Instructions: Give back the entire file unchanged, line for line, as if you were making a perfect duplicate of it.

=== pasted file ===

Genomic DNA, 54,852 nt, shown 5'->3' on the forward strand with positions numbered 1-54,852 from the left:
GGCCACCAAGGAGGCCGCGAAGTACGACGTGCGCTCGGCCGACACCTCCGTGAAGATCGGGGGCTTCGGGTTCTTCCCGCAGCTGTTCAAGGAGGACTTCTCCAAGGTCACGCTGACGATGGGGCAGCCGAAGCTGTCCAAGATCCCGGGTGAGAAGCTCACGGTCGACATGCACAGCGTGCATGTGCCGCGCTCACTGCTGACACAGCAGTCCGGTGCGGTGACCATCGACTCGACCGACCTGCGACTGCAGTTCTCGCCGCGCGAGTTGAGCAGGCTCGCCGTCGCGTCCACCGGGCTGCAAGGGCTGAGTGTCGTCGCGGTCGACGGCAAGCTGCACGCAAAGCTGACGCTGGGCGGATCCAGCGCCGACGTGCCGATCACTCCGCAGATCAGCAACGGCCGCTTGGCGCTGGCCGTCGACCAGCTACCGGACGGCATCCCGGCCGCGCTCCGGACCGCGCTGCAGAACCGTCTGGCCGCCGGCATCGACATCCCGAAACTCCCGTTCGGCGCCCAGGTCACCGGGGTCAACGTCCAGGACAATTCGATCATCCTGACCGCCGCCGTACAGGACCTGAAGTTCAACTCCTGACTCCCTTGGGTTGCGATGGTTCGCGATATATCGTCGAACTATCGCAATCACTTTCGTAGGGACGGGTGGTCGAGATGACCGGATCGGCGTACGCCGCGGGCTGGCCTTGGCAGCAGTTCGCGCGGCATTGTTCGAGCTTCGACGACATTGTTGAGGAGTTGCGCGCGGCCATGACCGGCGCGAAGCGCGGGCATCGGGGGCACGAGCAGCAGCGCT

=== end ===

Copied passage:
Genomic DNA, 54,852 nt, shown 5'->3' on the forward strand with positions numbered 1-54,852 from the left:
GGCCACCAAGGAGGCCGCGAAGTACGACGTGCGCTCGGCCGACACCTCCGTGAAGATCGGGGGCTTCGGGTTCTTCCCGCAGCTGTTCAAGGAGGACTTCTCCAAGGTCACGCTGACGATGGGGCAGCCGAAGCTGTCCAAGATCCCGGGTGAGAAGCTCACGGTCGACATGCACAGCGTGCATGTGCCGCGCTCACTGCTGACACAGCAGTCCGGTGCGGTGACCATCGACTCGACCGACCTGCGACTGCAGTTCTCGCCGCGCGAGTTGAGCAGGCTCGCCGTCGCGTCCACCGGGCTGCAAGGGCTGAGTGTCGTCGCGGTCGACGGCAAGCTGCACGCAAAGCTGACGCTGGGCGGATCCAGCGCCGACGTGCCGATCACTCCGCAGATCAGCAACGGCCGCTTGGCGCTGGCCGTCGACCAGCTACCGGACGGCATCCCGGCCGCGCTCCGGACCGCGCTGCAGAACCGTCTGGCCGCCGGCATCGACATCCCGAAACTCCCGTTCGGCGCCCAGGTCACCGGGGTCAACGTCCAGGACAATTCGATCATCCTGACCGCCGCCGTACAGGACCTGAAGTTCAACTCCTGACTCCCTTGGGTTGCGATGGTTCGCGATATATCGTCGAACTATCGCAATCACTTTCGTAGGGACGGGTGGTCGAGATGACCGGATCGGCGTACGCCGCGGGCTGGCCTTGGCAGCAGTTCGCGCGGCATTGTTCGAGCTTCGACGACATTGTTGAGGAGTTGCGCGCGGCCATGACCGGCGCGAAGCGCGGGCATCGGGGGCACGAGCAGCAGCGCT